Klara – Tilda Swinton: Tilda Swinton as Klara — once I thought of it, I can’t get it out of my head. Especially her hard-nose antics when she goes planetside with with Marko.


Comments

  1. Brilliant. Agree with everything but Jessica Alba, just seems wrong. Like a Ben Affleck as Daredevil sort of wrong.

  2. i don’t see why SAGA couldn’t be made into a TV show. Surely it would be cheaper to make than something like Game of Thrones? Adapting most of the places we’ve seen so far would no different than producing Star Trek or Battlestar Galactica (i.e. Earth-normal outdoor backdrops and small indoor sets), and most of the props / weapons are simplistic plastic and wood designs rather than expensive metalwork. The only area of production I could see being expensive would be in makeup and costume design, but even then there are always cheaper workarounds for practical effects.

    • What about the Rocketship forest, dude with the giant ballsack, whore house with flying hookers or the planet that hatches into a baby? Me thinks you are underestimating that Saga budget a bit

    • I’m inclined to agree.
      @phess1 is right there are certain elements that would be tricky but if you toned those down a little and were slightly looser with the adaptation (not a bad thing in my book) you could have HBOs first, big, sci-fi series.
      As for the creatures just look at what the Jim Henson Company did for Farscape on a weekly bases, truly amazing stuff.
      Especially if it was a mini-series and not an ongoing I could see HBO doing something great with it.
      Or it could work as a low/mid budget feature, if you accept that you can’t work it as a four-quadrant blockbuster, aim for a hard-R rating and shoot it for around 30 million, if it was stylized and shoot digitally on greenscreen that could be achievable.

    • Considering what HBO does with Game of Thrones they would be the perfect network for that. Although to think that HBO and DC/Vertigo are owned by Warner Bro’s and they have never adapted anything from the comics is almost criminal in my book.

  3. Paul Montgomery Paul Montgomery (@fuzzytypewriter) says:

    Amber Tamblyn’s pushing 30 at this point, so she might be a bit out of range for Izabel. Otherwise some really strong choices. Particularly Mia Wasikowski, Carey Mulligan and Tilda Swinton.

  4. I wonder if Jessica Alba would be down for all the sex scenes, don’t think she’s ever done anything like that

  5. To me Marko is James McAvoy but JGL would be excellent as well!

  6. Ooh. Jessica Alba. That’s a tough choice to get behind. Lotta great choices on there, but that one… I don’t know, I see Alana as being a little more hard-edged– it’s fine if she’s pretty but she should be clever, tough, admirable, and brave first and foremost. Those are qualities that have to come across in the acting as much if not more than in the script.

  7. And just out of personal opinion I’d swap Alba for Aisha Tyler. Whether it’s because of their similar names or their passive-aggression, I don’t know, but whenever Alana speaks I can’t get Agent Lana Kane’s voice out of my head.

  8. John Lovitz as the voice of Lying Cat.

  9. You forgot to cast Ogredong.

  10. Jacen Chris Jacen Chris (@jcbhatestweeter) says:

    I don’t get how you didn’t see JGL as Marko. I feel like that’s who Staples is drawing. haha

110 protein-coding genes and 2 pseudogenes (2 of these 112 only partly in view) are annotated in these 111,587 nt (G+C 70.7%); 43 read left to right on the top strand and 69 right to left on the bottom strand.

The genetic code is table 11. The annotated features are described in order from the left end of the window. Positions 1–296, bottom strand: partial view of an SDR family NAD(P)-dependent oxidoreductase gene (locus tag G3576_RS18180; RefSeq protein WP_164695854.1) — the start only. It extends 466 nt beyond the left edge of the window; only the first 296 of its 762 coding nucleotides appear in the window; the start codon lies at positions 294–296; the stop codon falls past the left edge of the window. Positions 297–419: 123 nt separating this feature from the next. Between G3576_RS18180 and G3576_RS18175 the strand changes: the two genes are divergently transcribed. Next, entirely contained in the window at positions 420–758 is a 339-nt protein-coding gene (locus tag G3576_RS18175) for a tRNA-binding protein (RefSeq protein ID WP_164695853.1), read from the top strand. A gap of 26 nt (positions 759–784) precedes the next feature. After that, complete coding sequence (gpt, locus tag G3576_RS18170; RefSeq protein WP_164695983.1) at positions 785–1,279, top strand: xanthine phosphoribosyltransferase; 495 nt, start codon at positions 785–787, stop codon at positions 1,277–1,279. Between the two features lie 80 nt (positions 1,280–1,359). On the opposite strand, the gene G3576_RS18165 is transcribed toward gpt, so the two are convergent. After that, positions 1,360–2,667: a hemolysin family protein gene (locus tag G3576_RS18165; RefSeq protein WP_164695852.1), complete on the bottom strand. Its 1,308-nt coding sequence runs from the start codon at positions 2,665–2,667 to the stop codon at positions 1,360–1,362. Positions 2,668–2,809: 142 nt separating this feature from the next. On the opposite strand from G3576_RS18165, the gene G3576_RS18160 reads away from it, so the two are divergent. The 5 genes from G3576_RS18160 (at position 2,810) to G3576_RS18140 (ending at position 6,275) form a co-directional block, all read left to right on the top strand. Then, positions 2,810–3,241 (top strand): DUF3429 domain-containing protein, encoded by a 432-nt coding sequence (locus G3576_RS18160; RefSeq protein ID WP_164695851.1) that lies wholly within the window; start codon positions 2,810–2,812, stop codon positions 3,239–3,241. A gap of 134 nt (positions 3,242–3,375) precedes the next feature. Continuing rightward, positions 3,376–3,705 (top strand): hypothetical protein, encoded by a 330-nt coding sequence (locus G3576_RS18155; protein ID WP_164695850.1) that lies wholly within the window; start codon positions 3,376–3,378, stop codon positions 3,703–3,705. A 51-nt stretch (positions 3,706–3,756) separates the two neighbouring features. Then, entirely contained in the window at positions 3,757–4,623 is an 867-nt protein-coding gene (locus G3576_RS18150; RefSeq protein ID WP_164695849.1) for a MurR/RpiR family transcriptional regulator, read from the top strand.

11. Fassbender could play every character in this series if were up to me. I do think he would make a better The Will though. Dont hide that face!
    Since you really could put any good body in for Prince Robot, I think Jared Harris would provide a nice voice for him. Eva Mendes for Alana. Totally agree on JGL though!

  12. rosario dawson or kerry washington for alanna

  13. Jessica alba god no

  14. I love Harvey Kietal and I wish he got more roles but I don’t see him as the dad. I feel like Tom Hanks to play the typical dad type role fits better. Love Alba though. Good thinking there.

  15. I disagree with almost all of these; and why are the leads white? Yea maybe it doesn’t matter and there’s make but still I just don’t imagine Marko and Alana that way when I read the book. I feel like for this movie (if/when it ever happens) it would probably need a ton of star power but it would diminish the viewing experience; do we want another “Hulk” or do we want a “Dredd”?

    I think Alana should be played by someone who can play a character with a hard edge occasionally, like Rosario Dawson or the lead from “Haywire”. I like JGL as Marko admittedly, but feel like there’s so many other guys who could come cheaper and bring that indie vibe I associate with the book like Anton Yelchin, Jamie Bell, etc (I wish I had more knowledge of more ethnic actors but those two are pretty great IMO). PRIV I see as someone who can be commanding but also very vulnerable in private or with his wife, some who comes across as insecure (Def not Fassbender); what about Billy Crudup or one of the older Stark brothers from GoT? Mia as the Stalk… No problem there since I loved her in “Lawless”. I won’t offer any more suggestions since the others are already giving me a challenge and they were the most important anyway.

    I disagree with Vaugn about “Saga” being too expensive for tv or too dirty for the movies. How many “unfilmable” films gave been made in the last 10 years? “Watchmen”, “Life of Pi”, “Avengers” (Come on, who said without a doubt it would be a success?); at this point calling something unfilmable is almost a challenge to any director to adapt it. Too much complex imagery for tv? Do what “Sanctuary” on SyFy does and use 100% green screen sets (the cast and crew said in interviews it was cheaper than building actual sets, and more environmentally conscious), or just trim down the imagery to manage it (GoT). Too dirty for the movies (Come on, what’s he comparing it too?) again tone down some stuff (only thing that comes to my mind is the giant Scotum, everything else has been done in R movies a 100 times over) or make it NC-17…What, this is a mature readers comic right? What couldn’t you do with that rating? Sky’s the limit as far as I know.